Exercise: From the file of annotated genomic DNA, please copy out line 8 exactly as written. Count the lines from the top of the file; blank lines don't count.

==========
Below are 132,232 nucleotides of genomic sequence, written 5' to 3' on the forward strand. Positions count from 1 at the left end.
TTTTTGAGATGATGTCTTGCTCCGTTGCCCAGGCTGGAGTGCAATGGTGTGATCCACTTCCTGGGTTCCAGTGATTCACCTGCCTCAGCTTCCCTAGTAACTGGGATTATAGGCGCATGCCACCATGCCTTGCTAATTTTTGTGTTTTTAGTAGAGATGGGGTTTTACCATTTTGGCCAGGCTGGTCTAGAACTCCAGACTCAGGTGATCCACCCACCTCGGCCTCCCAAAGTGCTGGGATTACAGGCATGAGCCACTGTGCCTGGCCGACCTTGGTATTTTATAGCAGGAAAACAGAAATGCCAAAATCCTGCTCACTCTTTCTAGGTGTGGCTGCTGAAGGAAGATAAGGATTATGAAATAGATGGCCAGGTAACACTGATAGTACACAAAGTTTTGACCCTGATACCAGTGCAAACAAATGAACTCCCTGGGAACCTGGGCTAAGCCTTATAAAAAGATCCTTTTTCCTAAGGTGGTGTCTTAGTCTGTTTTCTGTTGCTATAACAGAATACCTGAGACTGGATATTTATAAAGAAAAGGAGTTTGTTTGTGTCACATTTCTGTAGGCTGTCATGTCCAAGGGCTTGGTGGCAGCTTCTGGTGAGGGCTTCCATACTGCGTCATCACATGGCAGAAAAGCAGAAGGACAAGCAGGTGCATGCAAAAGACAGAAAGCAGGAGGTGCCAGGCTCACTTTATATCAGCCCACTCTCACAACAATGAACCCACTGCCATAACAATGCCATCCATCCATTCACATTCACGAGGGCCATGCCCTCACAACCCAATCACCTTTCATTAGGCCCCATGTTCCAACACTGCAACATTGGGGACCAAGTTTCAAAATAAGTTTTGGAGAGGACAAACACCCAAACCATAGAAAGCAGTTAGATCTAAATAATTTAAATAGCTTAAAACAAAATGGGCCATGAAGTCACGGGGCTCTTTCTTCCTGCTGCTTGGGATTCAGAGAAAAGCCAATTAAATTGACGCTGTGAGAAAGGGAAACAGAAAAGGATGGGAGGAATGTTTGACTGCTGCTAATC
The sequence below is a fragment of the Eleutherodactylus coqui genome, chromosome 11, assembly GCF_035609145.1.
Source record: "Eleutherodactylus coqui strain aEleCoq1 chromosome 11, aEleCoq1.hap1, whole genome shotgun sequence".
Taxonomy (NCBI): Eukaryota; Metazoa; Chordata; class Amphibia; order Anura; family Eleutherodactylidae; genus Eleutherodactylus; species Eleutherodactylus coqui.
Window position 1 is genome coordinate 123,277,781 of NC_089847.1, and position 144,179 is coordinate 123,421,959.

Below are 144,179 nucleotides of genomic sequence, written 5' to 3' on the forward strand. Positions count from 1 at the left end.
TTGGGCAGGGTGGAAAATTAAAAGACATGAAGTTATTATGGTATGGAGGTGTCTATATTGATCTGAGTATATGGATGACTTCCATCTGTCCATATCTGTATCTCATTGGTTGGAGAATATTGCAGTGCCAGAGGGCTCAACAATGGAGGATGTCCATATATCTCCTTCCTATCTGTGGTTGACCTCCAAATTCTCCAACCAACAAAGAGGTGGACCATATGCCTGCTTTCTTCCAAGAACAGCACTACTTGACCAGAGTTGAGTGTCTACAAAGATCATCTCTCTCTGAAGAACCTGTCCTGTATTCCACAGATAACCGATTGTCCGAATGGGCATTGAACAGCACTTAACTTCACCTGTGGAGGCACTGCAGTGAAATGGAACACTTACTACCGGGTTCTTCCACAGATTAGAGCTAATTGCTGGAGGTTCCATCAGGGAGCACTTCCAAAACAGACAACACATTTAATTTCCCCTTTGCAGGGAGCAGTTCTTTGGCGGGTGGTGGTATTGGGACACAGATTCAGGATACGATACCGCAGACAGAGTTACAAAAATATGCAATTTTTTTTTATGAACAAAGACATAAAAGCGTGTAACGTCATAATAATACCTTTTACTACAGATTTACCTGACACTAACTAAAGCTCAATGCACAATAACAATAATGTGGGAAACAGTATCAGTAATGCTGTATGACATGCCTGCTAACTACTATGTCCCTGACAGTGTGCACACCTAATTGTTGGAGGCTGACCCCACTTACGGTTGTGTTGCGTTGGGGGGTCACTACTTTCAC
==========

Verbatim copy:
TTGGGCAGGGTGGAAAATTAAAAGACATGAAGTTATTATGGTATGGAGGTGTCTATATTGATCTGAGTATATGGATGACTTCCATCTGTCCATATCTGTATCTCATTGGTTGGAGAATATTGCAGTGCCAGAGGGCTCAACAATGGAGGATGTCCATATATCTCCTTCCTATCTGTGGTTGACCTCCAAATTCTCCAACCAACAAAGAGGTGGACCATATGCCTGCTTTCTTCCAAGAACAGCACTACTTGACCAGAGTTGAGTGTCTACAAAGATCATCTCTCTCTGAAGAACCTGTCCTGTATTCCACAGATAACCGATTGTCCGAATGGGCATTGAACAGCACTTAACTTCACCTGTGGAGGCACTGCAGTGAAATGGAACACTTACTACCGGGTTCTTCCACAGATTAGAGCTAATTGCTGGAGGTTCCATCAGGGAGCACTTCCAAAACAGACAACACATTTAATTTCCCCTTTGCAGGGAGCAGTTCTTTGGCGGGTGGTGGTATTGGGACACAGATTCAGGATACGATACCGCAGACAGAGTTACAAAAATATGCAATTTTTTTTTATGAACAAAGACATAAAAGCGTGTAACGTCATAATAATACCTTTTACTACAGATTTACCTGACACTAACTAAAGCTCAATGCACAATAACAATAATGTGGGAAACAGTATCAGTAATGCTGTATGACATGCCTGCTAACTACTATGTCCCTGACAGTGTGCACACCTAATTGTTGGAGGCTGACCCCACTTACGGTTGTGTTGCGTTGGGGGGTCACTACTTTCAC